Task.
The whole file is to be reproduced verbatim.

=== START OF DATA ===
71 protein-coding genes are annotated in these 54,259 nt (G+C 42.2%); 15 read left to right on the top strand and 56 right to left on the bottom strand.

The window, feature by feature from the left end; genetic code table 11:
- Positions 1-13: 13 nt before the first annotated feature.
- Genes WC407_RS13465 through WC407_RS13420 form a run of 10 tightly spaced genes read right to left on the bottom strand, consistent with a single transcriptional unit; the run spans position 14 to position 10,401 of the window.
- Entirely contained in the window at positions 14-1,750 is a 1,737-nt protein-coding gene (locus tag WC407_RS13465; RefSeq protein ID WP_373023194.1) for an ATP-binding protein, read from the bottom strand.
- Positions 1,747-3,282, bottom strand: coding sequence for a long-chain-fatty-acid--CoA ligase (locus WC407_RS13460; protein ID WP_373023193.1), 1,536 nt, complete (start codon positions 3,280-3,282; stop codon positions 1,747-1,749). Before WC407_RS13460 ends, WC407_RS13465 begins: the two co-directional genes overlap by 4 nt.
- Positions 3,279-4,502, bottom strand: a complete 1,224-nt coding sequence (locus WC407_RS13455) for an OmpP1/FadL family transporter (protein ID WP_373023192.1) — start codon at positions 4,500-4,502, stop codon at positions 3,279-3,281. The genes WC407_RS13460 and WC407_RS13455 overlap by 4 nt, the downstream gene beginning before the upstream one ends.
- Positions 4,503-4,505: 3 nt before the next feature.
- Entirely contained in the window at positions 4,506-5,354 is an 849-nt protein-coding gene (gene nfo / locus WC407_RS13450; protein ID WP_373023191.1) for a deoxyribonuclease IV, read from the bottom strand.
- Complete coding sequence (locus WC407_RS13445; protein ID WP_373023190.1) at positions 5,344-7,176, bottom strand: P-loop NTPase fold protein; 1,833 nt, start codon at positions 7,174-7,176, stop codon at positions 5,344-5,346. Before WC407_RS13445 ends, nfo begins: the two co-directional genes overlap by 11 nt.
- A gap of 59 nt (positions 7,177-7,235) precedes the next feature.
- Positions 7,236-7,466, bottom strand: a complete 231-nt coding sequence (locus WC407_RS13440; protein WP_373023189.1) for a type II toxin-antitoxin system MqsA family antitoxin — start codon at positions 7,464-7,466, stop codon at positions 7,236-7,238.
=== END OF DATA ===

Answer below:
71 protein-coding genes are annotated in these 54,259 nt (G+C 42.2%); 15 read left to right on the top strand and 56 right to left on the bottom strand.

The window, feature by feature from the left end; genetic code table 11:
- Positions 1-13: 13 nt before the first annotated feature.
- Genes WC407_RS13465 through WC407_RS13420 form a run of 10 tightly spaced genes read right to left on the bottom strand, consistent with a single transcriptional unit; the run spans position 14 to position 10,401 of the window.
- Entirely contained in the window at positions 14-1,750 is a 1,737-nt protein-coding gene (locus tag WC407_RS13465; RefSeq protein ID WP_373023194.1) for an ATP-binding protein, read from the bottom strand.
- Positions 1,747-3,282, bottom strand: coding sequence for a long-chain-fatty-acid--CoA ligase (locus WC407_RS13460; protein ID WP_373023193.1), 1,536 nt, complete (start codon positions 3,280-3,282; stop codon positions 1,747-1,749). Before WC407_RS13460 ends, WC407_RS13465 begins: the two co-directional genes overlap by 4 nt.
- Positions 3,279-4,502, bottom strand: a complete 1,224-nt coding sequence (locus WC407_RS13455) for an OmpP1/FadL family transporter (protein ID WP_373023192.1) — start codon at positions 4,500-4,502, stop codon at positions 3,279-3,281. The genes WC407_RS13460 and WC407_RS13455 overlap by 4 nt, the downstream gene beginning before the upstream one ends.
- Positions 4,503-4,505: 3 nt before the next feature.
- Entirely contained in the window at positions 4,506-5,354 is an 849-nt protein-coding gene (gene nfo / locus WC407_RS13450; protein ID WP_373023191.1) for a deoxyribonuclease IV, read from the bottom strand.
- Complete coding sequence (locus WC407_RS13445; protein ID WP_373023190.1) at positions 5,344-7,176, bottom strand: P-loop NTPase fold protein; 1,833 nt, start codon at positions 7,174-7,176, stop codon at positions 5,344-5,346. Before WC407_RS13445 ends, nfo begins: the two co-directional genes overlap by 11 nt.
- A gap of 59 nt (positions 7,177-7,235) precedes the next feature.
- Positions 7,236-7,466, bottom strand: a complete 231-nt coding sequence (locus WC407_RS13440; protein WP_373023189.1) for a type II toxin-antitoxin system MqsA family antitoxin — start codon at positions 7,464-7,466, stop codon at positions 7,236-7,238.